Will Warren Buffett Really Make Billions Off The Keystone Pipeline’s Demise? It’s Complicated

More recently, rail executives themselves have said they expect to see crude-by-rail shipments increase because of Biden’s executive order.

The Verdict

None of this means Warren Buffett had anything to do with Biden’s decision to spike the Keystone Pipeline. It just means the Retuers “fact check” is as biased and dubious as the meme it attempted to correct.

Buffett does stand to profit from the cancelation of the Keystone pipeline and perhaps a great deal. BNSF remains a money machine at Berkshire Hathaway, and it’s preposterous to think that canceling a pipeline that was expected to deliver 300 million barrels of crude each year will not result in increased rail transport of crude (even if other pipelines pick up much of the slack.)

These potential profits stand to benefit from the fact that shipping oil by train doesn’t operate under the same price restraints as oil pipelines, which are regulated much like utilities by the federal government.

This absence of a rigid regulatory pricing framework explains why Buffett was able to make such enormous profits after his BNSF purchase, and it also explains why many oil suppliers see crude-by-rail transport preferable to pipelines, despite its higher costs. (As the video below shows, suppliers are willing to pay higher short term costs for greater shipping flexibility.)

As for Buffett, on one hand he has shown he possesses the lobbying chops to avoid many of the federal regulations that plague his competitors and other parts of the transportations sector. On the other hand, one should be careful about levying accusations not grounded in facts, and it’s worth noting that publicly Buffett has actually voiced support for the Keystone XL pipeline, saying it was “good for the country.”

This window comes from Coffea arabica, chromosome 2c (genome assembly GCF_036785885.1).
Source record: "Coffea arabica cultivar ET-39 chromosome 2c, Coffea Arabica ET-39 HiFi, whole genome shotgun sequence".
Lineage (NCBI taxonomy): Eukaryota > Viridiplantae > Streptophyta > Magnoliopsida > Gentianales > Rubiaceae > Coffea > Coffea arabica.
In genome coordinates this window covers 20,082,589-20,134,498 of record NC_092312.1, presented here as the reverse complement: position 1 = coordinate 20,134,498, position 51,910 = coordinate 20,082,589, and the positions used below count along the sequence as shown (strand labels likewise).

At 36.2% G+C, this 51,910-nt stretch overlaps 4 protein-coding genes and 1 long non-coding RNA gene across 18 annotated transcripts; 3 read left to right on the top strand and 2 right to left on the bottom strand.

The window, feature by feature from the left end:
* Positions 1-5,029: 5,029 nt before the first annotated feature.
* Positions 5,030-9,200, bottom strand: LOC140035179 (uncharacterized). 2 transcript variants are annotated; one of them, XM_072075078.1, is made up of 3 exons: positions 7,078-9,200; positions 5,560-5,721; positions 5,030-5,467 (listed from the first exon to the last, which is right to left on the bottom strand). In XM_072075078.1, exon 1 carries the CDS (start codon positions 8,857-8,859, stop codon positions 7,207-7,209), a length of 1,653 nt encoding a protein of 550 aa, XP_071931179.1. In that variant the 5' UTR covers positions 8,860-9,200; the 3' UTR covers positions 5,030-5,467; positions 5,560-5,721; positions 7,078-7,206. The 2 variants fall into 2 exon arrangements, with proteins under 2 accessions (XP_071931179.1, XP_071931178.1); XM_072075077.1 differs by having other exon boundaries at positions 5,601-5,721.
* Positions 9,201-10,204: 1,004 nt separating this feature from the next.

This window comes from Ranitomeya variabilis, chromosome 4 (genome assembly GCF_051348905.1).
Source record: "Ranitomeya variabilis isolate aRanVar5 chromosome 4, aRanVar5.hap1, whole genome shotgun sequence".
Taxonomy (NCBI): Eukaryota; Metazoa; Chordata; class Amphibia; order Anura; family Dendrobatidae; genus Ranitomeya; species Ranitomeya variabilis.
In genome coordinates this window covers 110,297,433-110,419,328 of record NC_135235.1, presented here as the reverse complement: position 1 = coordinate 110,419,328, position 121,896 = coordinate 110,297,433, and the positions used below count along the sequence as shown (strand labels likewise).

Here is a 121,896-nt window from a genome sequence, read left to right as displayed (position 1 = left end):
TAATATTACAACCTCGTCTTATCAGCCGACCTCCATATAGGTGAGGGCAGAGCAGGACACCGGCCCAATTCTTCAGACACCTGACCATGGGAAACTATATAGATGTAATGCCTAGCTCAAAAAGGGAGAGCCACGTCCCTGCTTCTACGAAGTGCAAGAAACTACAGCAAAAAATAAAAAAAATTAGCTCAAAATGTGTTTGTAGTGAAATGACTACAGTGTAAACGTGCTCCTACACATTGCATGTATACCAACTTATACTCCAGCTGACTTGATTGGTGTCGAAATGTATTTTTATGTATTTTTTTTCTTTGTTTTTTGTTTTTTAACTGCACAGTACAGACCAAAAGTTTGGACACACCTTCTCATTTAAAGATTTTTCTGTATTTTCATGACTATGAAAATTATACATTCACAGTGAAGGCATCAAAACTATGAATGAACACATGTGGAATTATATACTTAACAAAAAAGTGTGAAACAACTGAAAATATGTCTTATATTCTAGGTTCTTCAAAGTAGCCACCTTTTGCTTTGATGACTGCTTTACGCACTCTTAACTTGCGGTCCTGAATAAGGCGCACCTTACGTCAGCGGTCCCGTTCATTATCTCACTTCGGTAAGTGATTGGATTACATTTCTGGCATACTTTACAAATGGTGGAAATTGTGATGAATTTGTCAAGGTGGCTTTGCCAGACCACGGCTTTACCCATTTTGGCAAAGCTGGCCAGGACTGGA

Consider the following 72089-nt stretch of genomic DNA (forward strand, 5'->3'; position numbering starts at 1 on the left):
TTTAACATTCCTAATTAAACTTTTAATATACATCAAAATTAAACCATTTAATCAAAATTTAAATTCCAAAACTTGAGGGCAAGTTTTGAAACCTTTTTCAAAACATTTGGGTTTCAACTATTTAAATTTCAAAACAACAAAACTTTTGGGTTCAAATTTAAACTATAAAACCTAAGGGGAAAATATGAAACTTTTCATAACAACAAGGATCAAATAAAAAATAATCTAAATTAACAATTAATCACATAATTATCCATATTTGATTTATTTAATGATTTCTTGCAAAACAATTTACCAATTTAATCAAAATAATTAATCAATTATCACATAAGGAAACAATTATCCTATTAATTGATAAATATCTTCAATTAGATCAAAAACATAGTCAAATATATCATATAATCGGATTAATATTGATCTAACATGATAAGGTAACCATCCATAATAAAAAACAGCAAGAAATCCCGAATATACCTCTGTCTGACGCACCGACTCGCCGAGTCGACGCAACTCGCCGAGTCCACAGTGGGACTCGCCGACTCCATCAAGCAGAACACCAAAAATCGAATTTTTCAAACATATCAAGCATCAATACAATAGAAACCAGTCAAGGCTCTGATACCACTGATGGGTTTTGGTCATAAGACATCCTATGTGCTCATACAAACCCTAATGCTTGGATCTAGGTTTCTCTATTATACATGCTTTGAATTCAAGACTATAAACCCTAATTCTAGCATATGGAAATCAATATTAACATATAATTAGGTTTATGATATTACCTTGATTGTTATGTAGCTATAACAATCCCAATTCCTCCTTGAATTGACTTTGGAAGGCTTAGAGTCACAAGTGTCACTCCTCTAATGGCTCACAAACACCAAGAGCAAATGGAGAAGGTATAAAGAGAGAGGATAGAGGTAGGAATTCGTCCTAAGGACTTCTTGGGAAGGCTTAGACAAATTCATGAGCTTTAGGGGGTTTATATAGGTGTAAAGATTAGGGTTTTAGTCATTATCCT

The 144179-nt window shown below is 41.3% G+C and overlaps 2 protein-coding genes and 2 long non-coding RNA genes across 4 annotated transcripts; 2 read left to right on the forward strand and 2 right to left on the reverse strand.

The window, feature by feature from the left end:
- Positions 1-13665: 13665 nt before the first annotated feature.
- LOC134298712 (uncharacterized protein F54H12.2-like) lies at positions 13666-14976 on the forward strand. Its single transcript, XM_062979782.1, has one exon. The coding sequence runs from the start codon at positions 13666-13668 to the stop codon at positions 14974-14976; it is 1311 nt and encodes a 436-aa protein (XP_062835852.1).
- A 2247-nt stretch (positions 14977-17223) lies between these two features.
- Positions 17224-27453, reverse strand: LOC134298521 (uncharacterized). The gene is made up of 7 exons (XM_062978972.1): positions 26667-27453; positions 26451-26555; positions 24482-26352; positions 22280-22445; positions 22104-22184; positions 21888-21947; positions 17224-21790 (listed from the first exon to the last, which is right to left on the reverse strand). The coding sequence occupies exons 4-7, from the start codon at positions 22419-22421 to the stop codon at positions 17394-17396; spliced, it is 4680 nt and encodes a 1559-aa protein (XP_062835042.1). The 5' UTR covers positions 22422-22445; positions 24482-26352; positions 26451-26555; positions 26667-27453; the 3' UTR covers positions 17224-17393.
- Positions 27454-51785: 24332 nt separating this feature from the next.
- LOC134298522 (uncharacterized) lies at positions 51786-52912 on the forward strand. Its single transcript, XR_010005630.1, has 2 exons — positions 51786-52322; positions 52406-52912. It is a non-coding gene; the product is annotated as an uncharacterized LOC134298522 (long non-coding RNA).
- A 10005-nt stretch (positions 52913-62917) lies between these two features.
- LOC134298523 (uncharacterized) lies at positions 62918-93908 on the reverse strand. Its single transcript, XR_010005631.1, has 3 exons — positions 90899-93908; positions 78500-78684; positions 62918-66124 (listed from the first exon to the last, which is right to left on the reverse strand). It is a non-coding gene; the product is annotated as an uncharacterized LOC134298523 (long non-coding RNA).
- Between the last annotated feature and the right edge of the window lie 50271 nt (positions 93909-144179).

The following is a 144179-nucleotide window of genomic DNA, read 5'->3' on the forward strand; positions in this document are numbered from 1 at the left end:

Ultimately, we don’t know why the Keystone Pipeline was shut down. Biden’s executive order offers little explanation beyond platitudes, such as claims that the pipeline “would undermine US climate leadership.”

And perhaps that’s the answer. The Keystone XL may have simply become a symbol of dirty, nasty oil, which meant it had to go—even if there’s little dispute that spiking the pipeline increases pollution and energy costs and puts more lives at risk.

On the other hand, it’s not unreasonable to suspect that unproductive entrepreneurship may have played a role. When attempting to solve a mystery, police often start with a simple questionCui bono? Incentives matter, as any economist will tell you.

Whatever the answer, the real lesson of the Keystone XL pipeline is that when politicians make decisions instead of entrepreneurs acting within the marketplace, everyone loses.

Well, almost everyone.

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Jonathan Miltimore is the Managing Editor of FEE.org. His writing/reporting has been the subject of articles in TIME magazine, The Wall Street Journal, CNN, Forbes, Fox News, and the Star Tribune. ...

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